Mercer Street

This street is named for Thomas Dickerson Mercer (1813–1898), who came to Seattle in 1853 and homesteaded 160 acres in what is now Lower Queen Anne, living at what is now Roy Street and Taylor Avenue N. He became a King County commissioner and probate judge, and named Lake Washington and Lake Union, whose Lushootseed names are x̌ačuʔ and xáx̌əʔčuʔ (‘lake’ and its diminutive, respectively). Mercer Island is named for him, as are three of its main streets, W Mercer Way, N Mercer Way, and E Mercer Way. Mercer Slough in Bellevue is named for his brother Aaron (1826-1902), and his brother Asa (1839–1917) is known for being the first instructor at, and first president of, the Territorial University of Washington (being the only college graduate in Seattle in 1861); and for bringing the “Mercer Girls” to Seattle to address the settlement’s severe gender imbalance (thereby inspiring the 1960s TV show Here Come the Brides).

Thomas Mercer
Thomas Dickerson Mercer

Today, W Mercer Street begins at Elliott Avenue W and goes a block east to 6th Avenue W, where it becomes a stairway. At the top of the stairway, the street becomes a major arterial (connecting directly to Elliott via W Mercer Place) and goes 1⅔ miles east to Eastlake Avenue E and Lakeview Boulevard E, where it is blocked by Interstate 5. (It is, incidentally, laid out on the boundary between the donation land claims of Mercer and David Thomas Denny. Mercer’s claim is today bounded by Queen Anne Avenue N on the west, Lake Union on the east, Highland Drive on the north, and Mercer Street on the south.) Connecting Interbay, Lower Queen Anne, Seattle Center, State Route 99, South Lake Union, Interstate 5, and Capitol Hill, Mercer Street is a linchpin of Seattle’s transportation system — but not a beloved one, having earned the name “Mercer Mess” decades ago.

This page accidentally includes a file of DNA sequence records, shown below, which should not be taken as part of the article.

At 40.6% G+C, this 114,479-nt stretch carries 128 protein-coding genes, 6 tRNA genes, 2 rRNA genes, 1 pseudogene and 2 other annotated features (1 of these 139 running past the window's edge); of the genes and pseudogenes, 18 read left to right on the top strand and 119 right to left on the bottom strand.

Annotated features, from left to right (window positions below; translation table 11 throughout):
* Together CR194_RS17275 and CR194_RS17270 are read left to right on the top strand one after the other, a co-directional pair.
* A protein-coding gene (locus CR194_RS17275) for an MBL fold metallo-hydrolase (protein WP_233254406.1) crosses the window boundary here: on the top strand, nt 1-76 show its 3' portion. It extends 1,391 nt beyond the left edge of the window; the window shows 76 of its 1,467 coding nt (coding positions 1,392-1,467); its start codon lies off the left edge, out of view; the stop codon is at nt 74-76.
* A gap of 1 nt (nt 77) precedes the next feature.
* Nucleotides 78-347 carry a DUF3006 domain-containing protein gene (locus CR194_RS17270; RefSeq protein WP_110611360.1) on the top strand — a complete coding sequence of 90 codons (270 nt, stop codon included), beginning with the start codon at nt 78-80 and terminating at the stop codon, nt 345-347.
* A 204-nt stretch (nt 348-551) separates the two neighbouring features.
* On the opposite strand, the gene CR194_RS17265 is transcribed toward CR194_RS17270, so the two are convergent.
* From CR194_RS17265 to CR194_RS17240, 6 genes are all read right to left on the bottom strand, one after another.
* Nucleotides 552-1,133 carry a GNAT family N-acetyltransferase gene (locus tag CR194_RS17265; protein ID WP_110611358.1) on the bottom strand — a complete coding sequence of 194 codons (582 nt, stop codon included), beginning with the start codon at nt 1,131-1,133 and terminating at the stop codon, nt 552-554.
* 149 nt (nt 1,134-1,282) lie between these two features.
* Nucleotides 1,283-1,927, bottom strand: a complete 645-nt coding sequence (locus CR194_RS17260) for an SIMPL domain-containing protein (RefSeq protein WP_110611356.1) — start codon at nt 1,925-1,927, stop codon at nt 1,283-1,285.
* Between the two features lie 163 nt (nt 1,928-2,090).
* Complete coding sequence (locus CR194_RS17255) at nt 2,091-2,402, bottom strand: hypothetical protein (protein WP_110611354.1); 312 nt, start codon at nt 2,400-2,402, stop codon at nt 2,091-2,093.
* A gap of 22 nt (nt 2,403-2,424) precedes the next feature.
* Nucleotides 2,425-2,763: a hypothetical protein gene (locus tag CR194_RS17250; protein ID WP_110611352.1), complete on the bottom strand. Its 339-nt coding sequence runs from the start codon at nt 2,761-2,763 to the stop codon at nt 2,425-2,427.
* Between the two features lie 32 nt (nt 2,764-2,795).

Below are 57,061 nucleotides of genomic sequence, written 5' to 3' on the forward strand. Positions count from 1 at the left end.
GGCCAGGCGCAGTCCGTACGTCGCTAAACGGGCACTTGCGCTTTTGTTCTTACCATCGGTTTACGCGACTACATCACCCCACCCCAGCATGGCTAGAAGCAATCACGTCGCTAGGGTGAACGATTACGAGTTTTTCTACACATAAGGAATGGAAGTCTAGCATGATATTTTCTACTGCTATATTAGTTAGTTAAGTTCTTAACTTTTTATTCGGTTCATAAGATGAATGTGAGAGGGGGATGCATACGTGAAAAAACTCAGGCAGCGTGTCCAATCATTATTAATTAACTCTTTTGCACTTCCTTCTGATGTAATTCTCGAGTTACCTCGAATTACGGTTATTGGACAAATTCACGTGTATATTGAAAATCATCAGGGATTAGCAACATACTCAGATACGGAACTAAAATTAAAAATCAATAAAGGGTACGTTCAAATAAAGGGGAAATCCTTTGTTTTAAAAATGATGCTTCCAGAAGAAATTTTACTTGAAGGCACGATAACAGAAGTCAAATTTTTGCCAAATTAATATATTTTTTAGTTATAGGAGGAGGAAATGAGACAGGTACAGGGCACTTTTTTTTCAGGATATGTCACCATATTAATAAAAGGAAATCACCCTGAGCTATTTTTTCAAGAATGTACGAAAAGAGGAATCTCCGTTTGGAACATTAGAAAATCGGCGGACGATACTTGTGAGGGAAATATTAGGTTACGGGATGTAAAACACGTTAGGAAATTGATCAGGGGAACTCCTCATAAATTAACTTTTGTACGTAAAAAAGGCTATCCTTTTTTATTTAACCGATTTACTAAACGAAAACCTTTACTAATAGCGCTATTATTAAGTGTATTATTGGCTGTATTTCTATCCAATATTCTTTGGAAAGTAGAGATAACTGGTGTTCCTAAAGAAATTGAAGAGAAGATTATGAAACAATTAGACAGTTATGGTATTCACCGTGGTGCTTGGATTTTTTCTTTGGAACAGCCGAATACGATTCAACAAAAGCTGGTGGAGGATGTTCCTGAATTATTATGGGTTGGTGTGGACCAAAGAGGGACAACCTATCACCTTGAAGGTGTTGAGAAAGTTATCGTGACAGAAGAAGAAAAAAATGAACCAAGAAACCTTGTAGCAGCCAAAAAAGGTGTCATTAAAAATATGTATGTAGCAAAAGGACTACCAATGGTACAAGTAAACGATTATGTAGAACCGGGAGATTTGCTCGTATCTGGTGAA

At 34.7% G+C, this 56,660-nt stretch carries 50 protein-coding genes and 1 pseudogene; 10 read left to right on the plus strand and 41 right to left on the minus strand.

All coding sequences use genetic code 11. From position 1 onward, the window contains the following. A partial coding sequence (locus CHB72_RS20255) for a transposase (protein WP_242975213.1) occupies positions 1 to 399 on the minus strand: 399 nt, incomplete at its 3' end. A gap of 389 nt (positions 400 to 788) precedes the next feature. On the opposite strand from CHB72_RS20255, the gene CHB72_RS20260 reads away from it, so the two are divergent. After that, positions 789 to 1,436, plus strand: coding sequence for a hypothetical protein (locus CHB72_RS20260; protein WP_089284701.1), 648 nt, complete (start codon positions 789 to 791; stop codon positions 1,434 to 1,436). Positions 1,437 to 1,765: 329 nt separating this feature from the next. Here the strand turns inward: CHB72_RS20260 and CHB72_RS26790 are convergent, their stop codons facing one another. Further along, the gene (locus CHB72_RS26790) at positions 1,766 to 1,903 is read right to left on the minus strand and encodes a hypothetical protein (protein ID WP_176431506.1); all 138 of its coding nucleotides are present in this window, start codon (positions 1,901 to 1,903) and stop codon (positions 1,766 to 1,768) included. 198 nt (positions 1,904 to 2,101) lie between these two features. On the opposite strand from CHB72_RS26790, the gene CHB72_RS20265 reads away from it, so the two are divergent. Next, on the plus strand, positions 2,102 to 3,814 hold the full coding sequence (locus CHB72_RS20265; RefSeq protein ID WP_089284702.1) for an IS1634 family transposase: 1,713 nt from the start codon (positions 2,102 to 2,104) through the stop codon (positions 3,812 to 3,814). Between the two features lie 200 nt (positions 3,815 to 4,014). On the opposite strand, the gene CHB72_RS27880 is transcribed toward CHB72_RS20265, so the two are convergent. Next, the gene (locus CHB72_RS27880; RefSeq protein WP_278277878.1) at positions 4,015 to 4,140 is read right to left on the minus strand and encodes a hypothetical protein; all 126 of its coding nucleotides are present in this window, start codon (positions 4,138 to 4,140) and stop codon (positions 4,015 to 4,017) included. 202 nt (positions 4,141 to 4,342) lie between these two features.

East of Interstate 5, E Mercer Street begins again at Melrose Avenue E and goes nearly 1½ miles to 28th Avenue E, interrupted only once, at 17th Avenue E, where it is pedestrian-only for half a block. Mercer resumes briefly at Dewey Place E but after a couple hundred feet becomes a stairway connecting to Lake Washington Boulevard E and 31st Avenue E. A block east of that, at 32nd Avenue E, E Mercer Street resumes as another stairway, and becomes a street again just west of 33rd Avenue E. This segment goes about ⅛ of a mile to 36th Avenue E. There is one final 200-foot-long segment of E Mercer Street east of 39th Avenue E. Platted into Lake Washington, this is a shoreline street end, but not, unfortunately, one open to the public. (It was this particular street end that first got me involved with Friends of Street Ends, as I grew up just ¼ of a mile up the hill.)

Street sign at corner of Lake Washington Boulevard E, 31st Avenue E, and E Mercer Street, October 11, 2009
Street sign at corner of Lake Washington Boulevard E, 31st Avenue E, and E Mercer Street. Both 31st and Mercer are pathways leading to stairways here, as noted by the🚶 icon. Photograph by Benjamin Lukoff, October 11, 2009. Copyright © 2009 Benjamin Lukoff. All rights reserved.

Ward Street

This street is named for Dillis B. Ward (1838-1922). In Pig-Tail Days in Old Seattle, Sophie Frye Bass writes:

Dillis Ward, when a young man, did his part in building the old University for he drove a team that hauled stone and lime for the foundation. After the building was finished, he entered as a pupil into the first class. He taught school later on, and many an old-timer can recall the genial, kindly school teacher.

According to this biography, Ward, who came to Seattle in 1859, also had a hand in founding both The Post (a predecessor of the Seattle Post-Intelligencer) and The Seattle Daily Chronicle (a predecessor of The Seattle Times). However, his name does not appear in Professor Edmond S. Meany’s Newspapers of Washington Territory, in this article on the Post Building from the Pacific Coast Architecture Database, or in this HistoryLink article on the history of the P-I. All of them do mention brothers Kirk C. and Mark Ward, but Dillis’s entry at FamilySearch mentions no siblings, and Mark and Kirk’s entries do not mention Dillis. However, they do appear to have the same father, Jesse Ward. It looks as if Dillis was Jesse’s son from his first marriage, to Elizabeth Raley. As she died the same year Dillis was born, it may have been in childbirth. Kirk and Mark appear to be Jesse’s sons from his subsequent marriage to Exeline Cason. Exactly what part he may have played in the founding of the papers, and why this is missing from the articles above (and, incidentally, from Pig-Tail Days, which one would think might have mentioned this fact) is unclear.